Yes, he can be petulant when things aren't to his liking. And yet he can be refreshingly bright, and sometimes displays an even outlandishly youthful sense of humor.
    How does he deal with all the reaction, all the pressure?
    "Like being an idiot sometimes?" Busch said with a self-depreciating laugh.
   "I'm here to be myself, and I am what I am. It's fun to come out here and play the villain role at times and the good guy role at other times.
   "You have to be happy with your life and what you're doing…or else it's not worth it doing what you're doing.
   "As long as fans are making noise, that's all that matters. It's cool they come out here and are so passionate about this sport. That's why everyone is here.
   "Whether it's one-finger salutes or thumbs-up, it's all good."
    So Gibbs, the Super Bowl star coach so many years ago, just keeps coming up with roses as a NASCAR team owner, and Kyle Busch – who may well be the best driver in NASCAR today – may be the best he's come up with so far.
   Each time Busch wins – and he's now won 50 NASCAR national touring wins, in Cup, Nationwide and Truck, though he's just turned 24 – it becomes clearer and clearer just how special a driver the kid with the prickly personality really is.
    Busch sprinted away from former Gibbs' teammate Tony Stewart to win Saturday night's Richmond 400….on a night when just surviving the raucous race was an achievement.
   "We were just thrilled when we could get Kyle," Gibbs said, now in his second season with Busch.
    And Gibbs says that with each win Busch keeps adding fans.
    "Kyle is pretty much his own man," Gibbs says. "He's a leader. He's smart. And I really appreciate the way he and Denny (Hamlin) have worked to help Joey (Logano, just a rookie).
   "And they're all young. Denny is only 27, Joey is 18, and Kyle just turned 24.
   "So maybe we can keep this going for a while.
   "I hear more and more cheers for Kyle. I think fans appreciate someone who works so hard and puts on such a great show.
   "We keep picking up more and more supporters."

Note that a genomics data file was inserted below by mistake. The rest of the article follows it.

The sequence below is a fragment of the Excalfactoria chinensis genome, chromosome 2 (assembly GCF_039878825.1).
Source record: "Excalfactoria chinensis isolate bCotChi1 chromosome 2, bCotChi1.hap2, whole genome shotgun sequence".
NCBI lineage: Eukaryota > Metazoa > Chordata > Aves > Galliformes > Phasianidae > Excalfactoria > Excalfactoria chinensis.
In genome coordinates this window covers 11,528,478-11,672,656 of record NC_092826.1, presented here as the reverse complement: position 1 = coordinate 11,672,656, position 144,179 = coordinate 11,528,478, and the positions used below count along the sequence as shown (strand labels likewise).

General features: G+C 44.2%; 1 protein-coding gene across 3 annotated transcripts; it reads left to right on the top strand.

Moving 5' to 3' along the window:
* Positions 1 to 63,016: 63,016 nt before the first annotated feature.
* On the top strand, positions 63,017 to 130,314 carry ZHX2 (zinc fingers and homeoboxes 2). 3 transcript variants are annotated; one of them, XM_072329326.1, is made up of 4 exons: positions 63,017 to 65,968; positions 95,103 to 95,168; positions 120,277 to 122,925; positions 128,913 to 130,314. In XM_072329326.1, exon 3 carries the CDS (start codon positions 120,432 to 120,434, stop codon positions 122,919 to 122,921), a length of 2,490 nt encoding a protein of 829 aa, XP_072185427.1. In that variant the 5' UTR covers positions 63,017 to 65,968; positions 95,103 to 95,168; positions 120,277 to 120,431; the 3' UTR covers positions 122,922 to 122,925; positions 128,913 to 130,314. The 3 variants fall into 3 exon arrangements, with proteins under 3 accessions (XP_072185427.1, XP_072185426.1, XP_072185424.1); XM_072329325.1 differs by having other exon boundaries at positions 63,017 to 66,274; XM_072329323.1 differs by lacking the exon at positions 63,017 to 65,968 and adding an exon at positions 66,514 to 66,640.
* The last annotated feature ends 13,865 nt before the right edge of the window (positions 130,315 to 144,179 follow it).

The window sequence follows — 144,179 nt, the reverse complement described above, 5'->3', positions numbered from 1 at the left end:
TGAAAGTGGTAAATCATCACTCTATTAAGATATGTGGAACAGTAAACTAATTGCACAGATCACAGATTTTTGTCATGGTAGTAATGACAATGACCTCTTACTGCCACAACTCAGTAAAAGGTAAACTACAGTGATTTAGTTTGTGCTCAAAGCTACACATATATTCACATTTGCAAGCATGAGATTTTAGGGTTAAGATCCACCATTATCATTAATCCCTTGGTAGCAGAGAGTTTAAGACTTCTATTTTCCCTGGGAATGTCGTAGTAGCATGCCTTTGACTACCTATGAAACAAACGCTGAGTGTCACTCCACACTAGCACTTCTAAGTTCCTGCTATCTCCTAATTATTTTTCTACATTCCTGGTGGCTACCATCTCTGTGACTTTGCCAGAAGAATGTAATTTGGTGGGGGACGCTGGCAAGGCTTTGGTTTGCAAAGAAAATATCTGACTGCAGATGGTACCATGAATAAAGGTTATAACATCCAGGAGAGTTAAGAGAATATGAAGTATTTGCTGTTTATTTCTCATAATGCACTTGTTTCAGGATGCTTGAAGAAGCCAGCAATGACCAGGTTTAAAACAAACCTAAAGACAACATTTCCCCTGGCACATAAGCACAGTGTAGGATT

"I wish there were as many Kyle Busch fans as there are Washington Redskins fans here," Busch quipped.
   On the down side for Gibbs, Hamlin once again dominated this event but didn't win.
   A slow pit stop. Lug nuts.
  "I know how much it means to Denny to win here," Gibbs said. "Hopefully he'll get one. I know he's really disappointed right now."
   Mike Forde, Hamlin's crew chief: "We needed track position…when we got in traffic, we didn't work traffic as well as we needed to.
   "I don't think we had as good a car as everybody thought, or we would have been able to make up some of that. And we didn't.
  "If you're going to get a bad one (pit stop), that was not the time to have one.
   "We couldn't get it back."
   But then again on the upside, newcomer Logano had a very good night, particularly for a short track.   
   Logano, who is suffering under NASCAR's no-testing rule, finished 19th, on the lead lap.
  "We had one of the best runs going since probably Vegas, besides the Talladega thing, and I felt like I had a shot at a top-10," Logano said. 
   "Just that final lap pit stop thing always gets you.
    "The pit stops were great, but me personally I feel I'm getting where I need to be, pushing the speed (limit).  Even the green flag stops I feel like I'm a lot better than where I used to be."

Kyle Busch makes his signature bow to the crowd after career Cup win number 15 (Photo: Toyota)